- Electronic correspondence: Discounts applied for applying, renewing, or receiving electronic statements.
- Good student: Discounts for the policyholder’s students who maintain a certain GPA in high school or college.
- Accident-free: Discounts for remaining accident-free for a set period of time.
How to Get Cheap Car Insurance in Florida
Use these tips to lower your car insurance rates in Florida:
- Reduce optional insurance on older vehicles: The Insurance Information Institute suggests lowering optional insurance coverage if your vehicle is worth less than 10 times your premium. Retaining only the minimally required coverage can keep your rate as low as possible.
- Ask about discounts: Most insurers offer discounts for policyholders based on things like driving habits, affinity memberships, payment methods, vehicle safety features, and more. Some don’t advertise all of their discounts, so ask your agent if there are any you qualify for.
- Improve your credit: Improving your credit score could improve your credit-based insurance score, which might lower your rate during renewal periods.
- Raise your deductible: Raising your deductible puts more financial responsibility on you in the event of an accident. In most cases, a higher deductible leads to lower premiums.
- Shop around and compare rates often: The industry is highly competitive, and insurers are constantly adjusting their rates, discounts, and incentives.
Compare Rates from Florida’s Best Insurance Companies
SR-22 Auto Insurance in Florida
SR-22 insurance isn’t a type of insurance coverage, like comprehensive or collision. Rather, it’s a certificate filed to prove you hold the state-required liability insurance.
In Florida, an SR-22 ensures you have bodily injury liability and property damage liability coverage in line with the reinstatement requirements of the Florida financial responsibility law.
Florida replaced its SR-22 form with an FR-44 form to uphold higher liability limit requirements. Drivers convicted of a DUI will need to file an FR-44 to reinstate their license and registration and will need to maintain the FR-44 insurance requirement for three years.
Florida Auto Insurance FAQs
Whether it’s your first time getting car insurance or you’ve recently moved to Florida, it’s good to know the basics of the state’s auto insurance requirements. Here are answers to the most commonly asked questions about Florida car insurance.
Who is the cheapest auto insurance company in Florida?
The cheapest auto insurance company in Florida overall is State Farm. According to our data, it offers the lowest average rates for drivers across a number of categories. But rates vary quite a bit depending on your personal insurance profile, so it’s important to shop around and compare quotes to find the company that’s cheapest for you.
How much is car insurance in Florida monthly?
The average monthly premium for car insurance in Florida is $344, according to Compare.com data. However, car insurance rates in Florida can range from $85 to $874, depending on your location, age, and driving record.
What is the best car insurance in Florida?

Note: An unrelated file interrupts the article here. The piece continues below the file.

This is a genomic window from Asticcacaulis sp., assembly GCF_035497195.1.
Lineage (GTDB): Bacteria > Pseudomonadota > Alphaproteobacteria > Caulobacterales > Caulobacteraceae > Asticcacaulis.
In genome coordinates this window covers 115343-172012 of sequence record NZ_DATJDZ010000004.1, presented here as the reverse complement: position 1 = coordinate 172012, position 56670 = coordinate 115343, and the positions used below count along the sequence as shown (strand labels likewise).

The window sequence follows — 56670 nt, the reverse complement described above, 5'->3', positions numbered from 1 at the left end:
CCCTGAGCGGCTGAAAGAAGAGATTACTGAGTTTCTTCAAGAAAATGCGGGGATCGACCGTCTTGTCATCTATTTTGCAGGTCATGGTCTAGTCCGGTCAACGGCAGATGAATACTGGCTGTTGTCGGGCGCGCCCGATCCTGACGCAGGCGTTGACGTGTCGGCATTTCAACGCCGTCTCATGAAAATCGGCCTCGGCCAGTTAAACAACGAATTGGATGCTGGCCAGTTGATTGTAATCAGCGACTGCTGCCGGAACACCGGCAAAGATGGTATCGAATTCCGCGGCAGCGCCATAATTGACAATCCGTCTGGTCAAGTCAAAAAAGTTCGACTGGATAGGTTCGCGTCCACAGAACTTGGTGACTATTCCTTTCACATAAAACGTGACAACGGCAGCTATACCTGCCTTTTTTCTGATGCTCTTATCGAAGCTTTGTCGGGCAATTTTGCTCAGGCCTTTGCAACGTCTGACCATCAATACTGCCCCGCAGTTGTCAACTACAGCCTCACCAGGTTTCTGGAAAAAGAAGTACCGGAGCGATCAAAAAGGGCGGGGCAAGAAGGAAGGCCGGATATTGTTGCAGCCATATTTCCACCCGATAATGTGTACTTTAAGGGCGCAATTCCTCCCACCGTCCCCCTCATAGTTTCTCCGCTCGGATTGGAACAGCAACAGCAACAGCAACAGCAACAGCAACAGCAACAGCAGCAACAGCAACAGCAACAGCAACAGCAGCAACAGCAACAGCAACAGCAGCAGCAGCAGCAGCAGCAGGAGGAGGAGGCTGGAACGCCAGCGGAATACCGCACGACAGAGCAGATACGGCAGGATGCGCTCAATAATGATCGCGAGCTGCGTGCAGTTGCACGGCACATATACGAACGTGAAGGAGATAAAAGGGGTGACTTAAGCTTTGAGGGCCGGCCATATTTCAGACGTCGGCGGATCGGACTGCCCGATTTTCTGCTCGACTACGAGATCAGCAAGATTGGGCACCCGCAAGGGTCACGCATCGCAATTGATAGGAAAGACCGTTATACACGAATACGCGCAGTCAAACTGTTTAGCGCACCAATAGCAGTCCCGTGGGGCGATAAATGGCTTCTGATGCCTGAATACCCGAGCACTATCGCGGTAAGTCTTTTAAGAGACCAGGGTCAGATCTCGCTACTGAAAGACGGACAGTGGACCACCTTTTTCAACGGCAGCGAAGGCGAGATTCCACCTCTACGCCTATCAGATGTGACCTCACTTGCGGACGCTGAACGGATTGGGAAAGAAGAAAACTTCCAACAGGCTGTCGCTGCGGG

Because a wide array of factors affect your auto insurance rates, there isn’t one company that’s best for all drivers. That said, we’ve found that GEICO and State Farm are great choices for Florida drivers looking for cheap policies without sacrificing customer service.
Which city has the cheapest car insurance in Florida?
Gainesville and St. Augustine have the cheapest average monthly auto premiums in Florida. Both cities have an average monthly auto insurance premium of $85, according to Compare.com data.
How much car insurance is required in Florida?
Florida requires all drivers to maintain PIP and PDL insurance at a minimum of $10,000 each. This insurance must be met even if your vehicle is inoperable and up until after the license plate or registration tag is surrendered.
What happens if you get caught driving without insurance in Florida?
Penalties for getting caught driving without a license in Florida include a suspension of your driver’s license and license plate for up to three years, as well as a reinstatement fee of $500.
Data scientists at Compare.com analyzed more than 50 million real-time auto insurance rates from more than 75 partner insurance providers in order to compile the quotes and statistics seen in this article. Compare.com’s auto insurance data includes coverage analysis and details on drivers’ vehicles, driving records, insurance histories, and demographic information. All of the quotes listed in this article have been gathered from a combination of real Compare.com quotes and external insurance rate data gathered in collaboration with Quadrant Information Services. Compare.com uses these observations to provide drivers with insight into how auto insurance companies determine their premiums.
- Florida Highway Safety and Motor Vehicles, “Florida Insurance Requirements,” accessed November 30, 2023.
- J.D. Power “2023 U.S. Auto Insurance Study,” accessed November 30, 2023.
- Insurance Information Institute, “Facts + Statistics: Uninsured Motorists,” accessed November 30, 2023.
- United States Census Bureau, “Population Density of the 50 States, the District of Columbia, and Puerto Rico: 1910 to 2020,” accessed November 30, 2023.